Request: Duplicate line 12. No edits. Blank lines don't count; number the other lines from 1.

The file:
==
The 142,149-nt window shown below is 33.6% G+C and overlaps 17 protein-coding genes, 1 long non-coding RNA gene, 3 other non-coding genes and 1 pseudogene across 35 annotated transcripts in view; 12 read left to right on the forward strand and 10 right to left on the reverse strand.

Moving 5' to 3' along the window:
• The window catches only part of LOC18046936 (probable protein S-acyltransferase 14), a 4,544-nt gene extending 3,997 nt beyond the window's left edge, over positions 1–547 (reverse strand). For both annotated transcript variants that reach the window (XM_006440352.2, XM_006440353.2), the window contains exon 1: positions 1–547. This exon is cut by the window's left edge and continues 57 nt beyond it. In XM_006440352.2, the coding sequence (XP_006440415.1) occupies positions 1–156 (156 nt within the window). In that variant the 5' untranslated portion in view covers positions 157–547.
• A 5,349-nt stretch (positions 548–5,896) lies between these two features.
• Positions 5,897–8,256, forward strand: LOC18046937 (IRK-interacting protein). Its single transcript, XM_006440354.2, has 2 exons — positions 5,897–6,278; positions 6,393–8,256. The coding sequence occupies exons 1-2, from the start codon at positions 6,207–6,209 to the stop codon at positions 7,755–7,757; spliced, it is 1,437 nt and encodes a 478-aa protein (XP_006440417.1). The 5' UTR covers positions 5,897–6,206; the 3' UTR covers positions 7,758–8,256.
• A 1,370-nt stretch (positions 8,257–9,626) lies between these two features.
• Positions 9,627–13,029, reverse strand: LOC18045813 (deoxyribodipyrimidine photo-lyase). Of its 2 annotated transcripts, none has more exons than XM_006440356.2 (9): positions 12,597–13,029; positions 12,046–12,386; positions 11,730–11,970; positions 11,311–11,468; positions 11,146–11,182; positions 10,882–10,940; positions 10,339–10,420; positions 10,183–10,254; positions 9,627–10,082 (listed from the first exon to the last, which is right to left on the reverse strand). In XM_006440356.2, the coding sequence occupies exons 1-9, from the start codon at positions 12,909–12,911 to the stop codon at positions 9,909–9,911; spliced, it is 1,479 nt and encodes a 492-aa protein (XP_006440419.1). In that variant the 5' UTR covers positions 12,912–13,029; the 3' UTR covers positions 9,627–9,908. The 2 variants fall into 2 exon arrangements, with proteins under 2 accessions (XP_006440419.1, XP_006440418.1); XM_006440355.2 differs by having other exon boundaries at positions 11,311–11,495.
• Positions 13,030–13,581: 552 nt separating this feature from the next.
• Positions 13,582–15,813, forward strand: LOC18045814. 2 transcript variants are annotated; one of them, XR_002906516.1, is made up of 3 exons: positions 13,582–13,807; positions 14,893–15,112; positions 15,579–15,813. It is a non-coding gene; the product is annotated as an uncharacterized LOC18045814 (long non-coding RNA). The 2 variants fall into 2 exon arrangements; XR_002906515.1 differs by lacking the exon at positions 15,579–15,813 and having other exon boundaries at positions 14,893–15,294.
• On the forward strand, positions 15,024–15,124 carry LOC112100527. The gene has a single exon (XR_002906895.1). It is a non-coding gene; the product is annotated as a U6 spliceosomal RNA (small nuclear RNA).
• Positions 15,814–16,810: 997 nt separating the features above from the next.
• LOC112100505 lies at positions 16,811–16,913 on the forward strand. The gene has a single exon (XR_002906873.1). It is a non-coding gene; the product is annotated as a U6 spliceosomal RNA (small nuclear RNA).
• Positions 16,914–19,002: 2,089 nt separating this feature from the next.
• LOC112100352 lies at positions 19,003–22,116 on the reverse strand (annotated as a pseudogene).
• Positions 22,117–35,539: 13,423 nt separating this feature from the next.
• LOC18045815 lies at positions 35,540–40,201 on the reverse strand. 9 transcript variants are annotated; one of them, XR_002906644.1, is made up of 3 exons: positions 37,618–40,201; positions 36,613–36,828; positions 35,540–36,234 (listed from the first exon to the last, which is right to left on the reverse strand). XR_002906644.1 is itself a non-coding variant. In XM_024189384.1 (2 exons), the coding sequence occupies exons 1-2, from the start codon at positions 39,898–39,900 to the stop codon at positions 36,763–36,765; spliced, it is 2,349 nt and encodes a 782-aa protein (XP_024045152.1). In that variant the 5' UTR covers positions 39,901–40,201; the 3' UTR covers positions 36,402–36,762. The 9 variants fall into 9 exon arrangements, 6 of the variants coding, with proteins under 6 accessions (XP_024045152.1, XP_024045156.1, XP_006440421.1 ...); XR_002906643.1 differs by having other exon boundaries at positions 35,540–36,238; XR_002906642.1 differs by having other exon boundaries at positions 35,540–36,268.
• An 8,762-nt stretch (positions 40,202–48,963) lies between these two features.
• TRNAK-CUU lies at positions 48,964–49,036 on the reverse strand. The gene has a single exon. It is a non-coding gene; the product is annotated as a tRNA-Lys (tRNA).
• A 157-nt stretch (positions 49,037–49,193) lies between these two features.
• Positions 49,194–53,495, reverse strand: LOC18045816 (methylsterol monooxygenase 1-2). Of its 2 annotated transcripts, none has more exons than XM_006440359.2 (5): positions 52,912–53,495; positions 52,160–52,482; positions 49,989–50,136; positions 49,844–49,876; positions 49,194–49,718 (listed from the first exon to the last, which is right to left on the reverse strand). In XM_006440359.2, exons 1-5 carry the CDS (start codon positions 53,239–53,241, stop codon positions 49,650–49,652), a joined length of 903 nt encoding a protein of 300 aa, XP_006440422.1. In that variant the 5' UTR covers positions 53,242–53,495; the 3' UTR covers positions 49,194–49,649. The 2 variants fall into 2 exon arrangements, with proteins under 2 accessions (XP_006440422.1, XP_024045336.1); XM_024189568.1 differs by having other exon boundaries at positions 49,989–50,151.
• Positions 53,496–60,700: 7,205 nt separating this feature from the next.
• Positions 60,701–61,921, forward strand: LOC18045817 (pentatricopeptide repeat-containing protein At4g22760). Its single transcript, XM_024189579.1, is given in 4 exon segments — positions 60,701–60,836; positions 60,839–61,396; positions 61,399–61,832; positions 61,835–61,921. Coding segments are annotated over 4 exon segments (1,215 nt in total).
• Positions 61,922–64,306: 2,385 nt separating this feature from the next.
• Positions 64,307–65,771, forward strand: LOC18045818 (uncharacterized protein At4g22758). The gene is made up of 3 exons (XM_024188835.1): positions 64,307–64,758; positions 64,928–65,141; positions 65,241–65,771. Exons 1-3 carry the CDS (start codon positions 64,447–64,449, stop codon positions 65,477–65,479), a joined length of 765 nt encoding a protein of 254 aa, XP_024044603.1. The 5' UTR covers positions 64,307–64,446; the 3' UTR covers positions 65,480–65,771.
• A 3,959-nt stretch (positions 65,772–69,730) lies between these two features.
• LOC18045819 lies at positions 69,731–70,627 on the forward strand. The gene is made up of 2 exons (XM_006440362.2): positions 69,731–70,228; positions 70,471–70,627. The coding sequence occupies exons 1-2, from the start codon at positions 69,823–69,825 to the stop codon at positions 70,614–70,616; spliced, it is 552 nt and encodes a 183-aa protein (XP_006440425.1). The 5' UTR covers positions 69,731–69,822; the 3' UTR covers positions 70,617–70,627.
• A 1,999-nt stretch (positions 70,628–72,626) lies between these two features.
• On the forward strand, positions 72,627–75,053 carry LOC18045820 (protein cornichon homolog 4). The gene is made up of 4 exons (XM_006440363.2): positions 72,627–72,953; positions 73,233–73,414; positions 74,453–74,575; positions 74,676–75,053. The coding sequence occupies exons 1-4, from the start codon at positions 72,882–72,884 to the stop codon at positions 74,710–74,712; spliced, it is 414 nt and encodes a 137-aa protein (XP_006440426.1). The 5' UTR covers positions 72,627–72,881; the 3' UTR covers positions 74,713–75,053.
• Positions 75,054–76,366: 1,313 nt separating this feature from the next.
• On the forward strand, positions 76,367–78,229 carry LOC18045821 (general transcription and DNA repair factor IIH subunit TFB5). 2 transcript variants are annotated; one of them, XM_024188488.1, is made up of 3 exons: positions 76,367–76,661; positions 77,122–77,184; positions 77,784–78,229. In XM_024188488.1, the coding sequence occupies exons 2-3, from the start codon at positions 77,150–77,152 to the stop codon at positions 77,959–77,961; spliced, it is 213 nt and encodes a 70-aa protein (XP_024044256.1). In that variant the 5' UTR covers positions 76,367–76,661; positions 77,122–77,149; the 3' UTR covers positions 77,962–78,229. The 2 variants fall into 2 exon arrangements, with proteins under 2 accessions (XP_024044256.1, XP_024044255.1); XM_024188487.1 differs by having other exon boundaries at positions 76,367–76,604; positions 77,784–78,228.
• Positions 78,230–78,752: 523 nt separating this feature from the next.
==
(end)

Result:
• LOC112100505 lies at positions 16,811–16,913 on the forward strand. The gene has a single exon (XR_002906873.1). It is a non-coding gene; the product is annotated as a U6 spliceosomal RNA (small nuclear RNA).